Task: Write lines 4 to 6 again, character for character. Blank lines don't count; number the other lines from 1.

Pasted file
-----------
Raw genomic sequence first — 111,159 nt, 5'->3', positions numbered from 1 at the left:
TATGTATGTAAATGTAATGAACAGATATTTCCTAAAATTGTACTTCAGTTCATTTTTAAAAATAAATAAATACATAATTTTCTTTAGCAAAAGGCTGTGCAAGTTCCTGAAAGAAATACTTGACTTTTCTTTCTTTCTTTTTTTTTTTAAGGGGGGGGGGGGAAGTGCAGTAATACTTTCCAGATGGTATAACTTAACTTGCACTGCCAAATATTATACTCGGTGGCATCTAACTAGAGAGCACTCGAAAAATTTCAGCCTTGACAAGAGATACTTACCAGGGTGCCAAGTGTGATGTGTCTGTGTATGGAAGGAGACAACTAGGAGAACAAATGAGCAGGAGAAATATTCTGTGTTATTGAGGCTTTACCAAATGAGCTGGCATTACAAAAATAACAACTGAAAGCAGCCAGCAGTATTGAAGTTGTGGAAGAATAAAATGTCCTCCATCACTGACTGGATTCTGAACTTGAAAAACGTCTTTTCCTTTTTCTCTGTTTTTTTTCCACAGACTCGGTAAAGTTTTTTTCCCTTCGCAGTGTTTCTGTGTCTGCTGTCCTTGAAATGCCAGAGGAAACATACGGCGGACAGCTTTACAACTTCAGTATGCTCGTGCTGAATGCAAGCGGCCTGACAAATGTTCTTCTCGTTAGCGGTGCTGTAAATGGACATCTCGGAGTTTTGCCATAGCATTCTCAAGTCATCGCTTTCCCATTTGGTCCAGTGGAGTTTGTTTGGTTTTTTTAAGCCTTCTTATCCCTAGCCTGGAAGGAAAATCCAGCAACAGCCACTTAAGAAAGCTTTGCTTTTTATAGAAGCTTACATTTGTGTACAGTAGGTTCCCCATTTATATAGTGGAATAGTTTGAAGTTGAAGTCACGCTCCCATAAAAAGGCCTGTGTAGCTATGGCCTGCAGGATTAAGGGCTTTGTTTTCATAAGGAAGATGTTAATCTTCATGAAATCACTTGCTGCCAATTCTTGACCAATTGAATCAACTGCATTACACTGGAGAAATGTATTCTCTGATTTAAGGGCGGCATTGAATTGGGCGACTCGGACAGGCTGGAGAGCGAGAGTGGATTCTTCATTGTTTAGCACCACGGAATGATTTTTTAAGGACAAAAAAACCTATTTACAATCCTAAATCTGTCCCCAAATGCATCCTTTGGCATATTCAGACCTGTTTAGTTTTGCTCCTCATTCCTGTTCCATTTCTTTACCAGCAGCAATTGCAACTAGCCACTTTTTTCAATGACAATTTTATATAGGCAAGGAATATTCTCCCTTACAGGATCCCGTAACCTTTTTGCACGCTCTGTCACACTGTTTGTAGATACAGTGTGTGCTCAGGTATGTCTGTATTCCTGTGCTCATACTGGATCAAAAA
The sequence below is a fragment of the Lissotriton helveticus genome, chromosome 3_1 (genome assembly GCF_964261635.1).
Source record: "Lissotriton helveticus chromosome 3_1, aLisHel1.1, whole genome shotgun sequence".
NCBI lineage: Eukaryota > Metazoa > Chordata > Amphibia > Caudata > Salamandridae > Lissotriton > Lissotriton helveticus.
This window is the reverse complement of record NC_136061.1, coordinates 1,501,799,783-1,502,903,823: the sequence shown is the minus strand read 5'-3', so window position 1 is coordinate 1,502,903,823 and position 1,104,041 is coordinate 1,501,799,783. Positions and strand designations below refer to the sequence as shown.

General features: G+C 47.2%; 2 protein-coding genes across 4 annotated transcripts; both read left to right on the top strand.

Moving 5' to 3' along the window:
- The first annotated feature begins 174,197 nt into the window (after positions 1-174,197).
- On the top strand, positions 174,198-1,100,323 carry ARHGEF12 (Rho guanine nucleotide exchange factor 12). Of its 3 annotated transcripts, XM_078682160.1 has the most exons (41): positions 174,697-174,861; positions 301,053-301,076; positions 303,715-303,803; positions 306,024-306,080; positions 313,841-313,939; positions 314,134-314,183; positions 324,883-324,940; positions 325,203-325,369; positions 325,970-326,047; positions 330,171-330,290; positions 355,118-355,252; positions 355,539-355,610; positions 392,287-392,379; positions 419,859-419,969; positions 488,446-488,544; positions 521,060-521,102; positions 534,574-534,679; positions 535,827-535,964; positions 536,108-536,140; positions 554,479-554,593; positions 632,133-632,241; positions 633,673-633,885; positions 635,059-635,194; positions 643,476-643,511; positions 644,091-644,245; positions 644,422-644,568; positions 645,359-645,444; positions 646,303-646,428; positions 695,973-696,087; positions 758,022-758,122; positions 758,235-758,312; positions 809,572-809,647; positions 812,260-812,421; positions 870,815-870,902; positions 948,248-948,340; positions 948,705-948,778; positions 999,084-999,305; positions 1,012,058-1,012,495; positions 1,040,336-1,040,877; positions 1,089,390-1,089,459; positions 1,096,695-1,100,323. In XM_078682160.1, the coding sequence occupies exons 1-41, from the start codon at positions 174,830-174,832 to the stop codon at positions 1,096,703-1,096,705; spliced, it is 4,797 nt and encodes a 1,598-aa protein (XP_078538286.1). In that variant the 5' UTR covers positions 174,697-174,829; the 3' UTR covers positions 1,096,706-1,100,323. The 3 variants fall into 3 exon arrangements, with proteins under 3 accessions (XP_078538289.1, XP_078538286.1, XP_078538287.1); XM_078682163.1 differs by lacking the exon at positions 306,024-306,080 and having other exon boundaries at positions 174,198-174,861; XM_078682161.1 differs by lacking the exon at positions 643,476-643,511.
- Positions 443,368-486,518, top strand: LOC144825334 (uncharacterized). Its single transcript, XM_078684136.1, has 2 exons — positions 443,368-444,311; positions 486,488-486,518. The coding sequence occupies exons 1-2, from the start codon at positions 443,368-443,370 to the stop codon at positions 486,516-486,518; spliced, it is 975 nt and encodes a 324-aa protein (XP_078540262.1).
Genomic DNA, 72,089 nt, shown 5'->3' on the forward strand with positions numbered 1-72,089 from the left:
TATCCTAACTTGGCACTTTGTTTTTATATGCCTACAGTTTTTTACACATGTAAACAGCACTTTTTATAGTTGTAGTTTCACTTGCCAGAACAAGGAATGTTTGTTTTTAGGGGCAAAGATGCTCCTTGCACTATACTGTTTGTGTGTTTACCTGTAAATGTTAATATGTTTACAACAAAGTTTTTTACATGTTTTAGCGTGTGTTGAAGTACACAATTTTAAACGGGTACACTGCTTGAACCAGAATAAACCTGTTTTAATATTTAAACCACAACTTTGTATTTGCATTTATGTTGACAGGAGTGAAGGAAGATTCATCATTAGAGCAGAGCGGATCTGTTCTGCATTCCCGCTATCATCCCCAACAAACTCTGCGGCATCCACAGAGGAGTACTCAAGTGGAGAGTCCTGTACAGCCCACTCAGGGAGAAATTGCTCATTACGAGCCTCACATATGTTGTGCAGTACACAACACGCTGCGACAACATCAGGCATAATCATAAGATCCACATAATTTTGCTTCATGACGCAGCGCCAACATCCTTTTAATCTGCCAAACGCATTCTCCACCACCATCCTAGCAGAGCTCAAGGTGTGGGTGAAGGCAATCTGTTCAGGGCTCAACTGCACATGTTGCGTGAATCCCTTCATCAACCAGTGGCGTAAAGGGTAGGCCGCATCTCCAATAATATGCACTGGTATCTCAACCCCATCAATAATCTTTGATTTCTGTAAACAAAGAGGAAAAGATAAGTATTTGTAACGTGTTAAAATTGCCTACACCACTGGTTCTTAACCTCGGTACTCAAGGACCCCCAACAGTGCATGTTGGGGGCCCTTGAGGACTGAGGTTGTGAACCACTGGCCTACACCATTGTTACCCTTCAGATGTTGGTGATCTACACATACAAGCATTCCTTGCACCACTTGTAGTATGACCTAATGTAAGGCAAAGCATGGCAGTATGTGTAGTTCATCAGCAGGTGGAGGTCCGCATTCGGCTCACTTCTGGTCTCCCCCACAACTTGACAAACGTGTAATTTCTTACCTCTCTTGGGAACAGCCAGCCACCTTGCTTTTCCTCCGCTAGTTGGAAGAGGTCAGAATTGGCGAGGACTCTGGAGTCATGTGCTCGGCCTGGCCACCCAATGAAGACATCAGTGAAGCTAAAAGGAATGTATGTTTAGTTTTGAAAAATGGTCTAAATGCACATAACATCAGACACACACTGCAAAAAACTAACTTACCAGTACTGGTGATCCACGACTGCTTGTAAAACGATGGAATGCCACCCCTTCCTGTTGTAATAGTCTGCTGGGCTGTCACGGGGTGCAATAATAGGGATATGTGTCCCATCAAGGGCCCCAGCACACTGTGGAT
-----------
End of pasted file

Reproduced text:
Source record: "Lissotriton helveticus chromosome 3_1, aLisHel1.1, whole genome shotgun sequence".
NCBI lineage: Eukaryota > Metazoa > Chordata > Amphibia > Caudata > Salamandridae > Lissotriton > Lissotriton helveticus.
This window is the reverse complement of record NC_136061.1, coordinates 1,501,799,783-1,502,903,823: the sequence shown is the minus strand read 5'-3', so window position 1 is coordinate 1,502,903,823 and position 1,104,041 is coordinate 1,501,799,783. Positions and strand designations below refer to the sequence as shown.